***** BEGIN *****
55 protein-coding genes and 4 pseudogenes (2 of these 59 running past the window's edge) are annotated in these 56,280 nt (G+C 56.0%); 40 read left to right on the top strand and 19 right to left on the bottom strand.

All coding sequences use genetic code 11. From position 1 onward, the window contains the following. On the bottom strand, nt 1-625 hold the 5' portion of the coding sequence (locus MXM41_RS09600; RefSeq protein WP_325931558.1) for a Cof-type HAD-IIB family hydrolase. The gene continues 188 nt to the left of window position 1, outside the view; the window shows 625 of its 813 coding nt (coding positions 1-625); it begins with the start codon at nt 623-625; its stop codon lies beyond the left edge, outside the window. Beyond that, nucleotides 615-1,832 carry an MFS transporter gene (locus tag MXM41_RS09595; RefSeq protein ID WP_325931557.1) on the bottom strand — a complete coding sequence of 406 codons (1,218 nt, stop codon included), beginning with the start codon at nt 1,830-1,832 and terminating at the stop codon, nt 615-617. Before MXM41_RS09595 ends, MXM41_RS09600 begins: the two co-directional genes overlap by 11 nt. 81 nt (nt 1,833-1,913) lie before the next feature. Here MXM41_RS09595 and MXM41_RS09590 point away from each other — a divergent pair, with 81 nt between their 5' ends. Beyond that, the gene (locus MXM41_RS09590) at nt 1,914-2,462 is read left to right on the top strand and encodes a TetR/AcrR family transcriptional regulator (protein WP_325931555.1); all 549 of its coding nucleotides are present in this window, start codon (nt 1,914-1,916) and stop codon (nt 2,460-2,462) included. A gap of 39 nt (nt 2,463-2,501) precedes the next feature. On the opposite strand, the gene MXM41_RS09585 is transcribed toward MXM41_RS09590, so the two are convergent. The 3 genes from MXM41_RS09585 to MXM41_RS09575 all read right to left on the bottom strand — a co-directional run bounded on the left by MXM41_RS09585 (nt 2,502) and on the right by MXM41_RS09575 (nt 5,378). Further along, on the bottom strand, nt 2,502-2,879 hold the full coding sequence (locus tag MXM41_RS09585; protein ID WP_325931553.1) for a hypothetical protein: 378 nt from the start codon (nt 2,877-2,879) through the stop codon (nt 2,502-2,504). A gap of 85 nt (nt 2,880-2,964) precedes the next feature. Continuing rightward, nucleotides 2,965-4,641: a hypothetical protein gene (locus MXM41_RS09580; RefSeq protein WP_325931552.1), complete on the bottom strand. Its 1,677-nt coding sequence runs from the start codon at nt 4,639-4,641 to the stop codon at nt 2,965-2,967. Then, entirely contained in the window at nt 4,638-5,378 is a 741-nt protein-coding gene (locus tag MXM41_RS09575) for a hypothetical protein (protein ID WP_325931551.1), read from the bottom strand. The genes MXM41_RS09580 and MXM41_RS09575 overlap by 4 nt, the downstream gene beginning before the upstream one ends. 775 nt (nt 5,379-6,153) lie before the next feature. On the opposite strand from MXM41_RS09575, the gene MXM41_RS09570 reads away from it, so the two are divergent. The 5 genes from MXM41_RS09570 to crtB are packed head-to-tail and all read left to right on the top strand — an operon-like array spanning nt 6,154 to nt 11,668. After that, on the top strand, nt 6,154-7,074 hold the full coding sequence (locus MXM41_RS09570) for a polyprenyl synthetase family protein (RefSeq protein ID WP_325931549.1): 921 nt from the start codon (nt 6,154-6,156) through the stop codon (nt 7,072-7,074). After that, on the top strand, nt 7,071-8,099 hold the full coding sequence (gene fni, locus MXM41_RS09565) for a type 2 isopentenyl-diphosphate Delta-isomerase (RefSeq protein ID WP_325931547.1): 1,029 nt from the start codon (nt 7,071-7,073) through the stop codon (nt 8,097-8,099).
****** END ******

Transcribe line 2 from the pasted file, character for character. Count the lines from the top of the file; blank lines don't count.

All coding sequences use genetic code 11. From position 1 onward, the window contains the following. On the bottom strand, nt 1-625 hold the 5' portion of the coding sequence (locus MXM41_RS09600; RefSeq protein WP_325931558.1) for a Cof-type HAD-IIB family hydrolase. The gene continues 188 nt to the left of window position 1, outside the view; the window shows 625 of its 813 coding nt (coding positions 1-625); it begins with the start codon at nt 623-625; its stop codon lies beyond the left edge, outside the window. Beyond that, nucleotides 615-1,832 carry an MFS transporter gene (locus tag MXM41_RS09595; RefSeq protein ID WP_325931557.1) on the bottom strand — a complete coding sequence of 406 codons (1,218 nt, stop codon included), beginning with the start codon at nt 1,830-1,832 and terminating at the stop codon, nt 615-617. Before MXM41_RS09595 ends, MXM41_RS09600 begins: the two co-directional genes overlap by 11 nt. 81 nt (nt 1,833-1,913) lie before the next feature. Here MXM41_RS09595 and MXM41_RS09590 point away from each other — a divergent pair, with 81 nt between their 5' ends. Beyond that, the gene (locus MXM41_RS09590) at nt 1,914-2,462 is read left to right on the top strand and encodes a TetR/AcrR family transcriptional regulator (protein WP_325931555.1); all 549 of its coding nucleotides are present in this window, start codon (nt 1,914-1,916) and stop codon (nt 2,460-2,462) included. A gap of 39 nt (nt 2,463-2,501) precedes the next feature. On the opposite strand, the gene MXM41_RS09585 is transcribed toward MXM41_RS09590, so the two are convergent. The 3 genes from MXM41_RS09585 to MXM41_RS09575 all read right to left on the bottom strand — a co-directional run bounded on the left by MXM41_RS09585 (nt 2,502) and on the right by MXM41_RS09575 (nt 5,378). Further along, on the bottom strand, nt 2,502-2,879 hold the full coding sequence (locus tag MXM41_RS09585; protein ID WP_325931553.1) for a hypothetical protein: 378 nt from the start codon (nt 2,877-2,879) through the stop codon (nt 2,502-2,504). A gap of 85 nt (nt 2,880-2,964) precedes the next feature. Continuing rightward, nucleotides 2,965-4,641: a hypothetical protein gene (locus MXM41_RS09580; RefSeq protein WP_325931552.1), complete on the bottom strand. Its 1,677-nt coding sequence runs from the start codon at nt 4,639-4,641 to the stop codon at nt 2,965-2,967. Then, entirely contained in the window at nt 4,638-5,378 is a 741-nt protein-coding gene (locus tag MXM41_RS09575) for a hypothetical protein (protein ID WP_325931551.1), read from the bottom strand. The genes MXM41_RS09580 and MXM41_RS09575 overlap by 4 nt, the downstream gene beginning before the upstream one ends. 775 nt (nt 5,379-6,153) lie before the next feature. On the opposite strand from MXM41_RS09575, the gene MXM41_RS09570 reads away from it, so the two are divergent. The 5 genes from MXM41_RS09570 to crtB are packed head-to-tail and all read left to right on the top strand — an operon-like array spanning nt 6,154 to nt 11,668. After that, on the top strand, nt 6,154-7,074 hold the full coding sequence (locus MXM41_RS09570) for a polyprenyl synthetase family protein (RefSeq protein ID WP_325931549.1): 921 nt from the start codon (nt 6,154-6,156) through the stop codon (nt 7,072-7,074). After that, on the top strand, nt 7,071-8,099 hold the full coding sequence (gene fni, locus MXM41_RS09565) for a type 2 isopentenyl-diphosphate Delta-isomerase (RefSeq protein ID WP_325931547.1): 1,029 nt from the start codon (nt 7,071-7,073) through the stop codon (nt 8,097-8,099).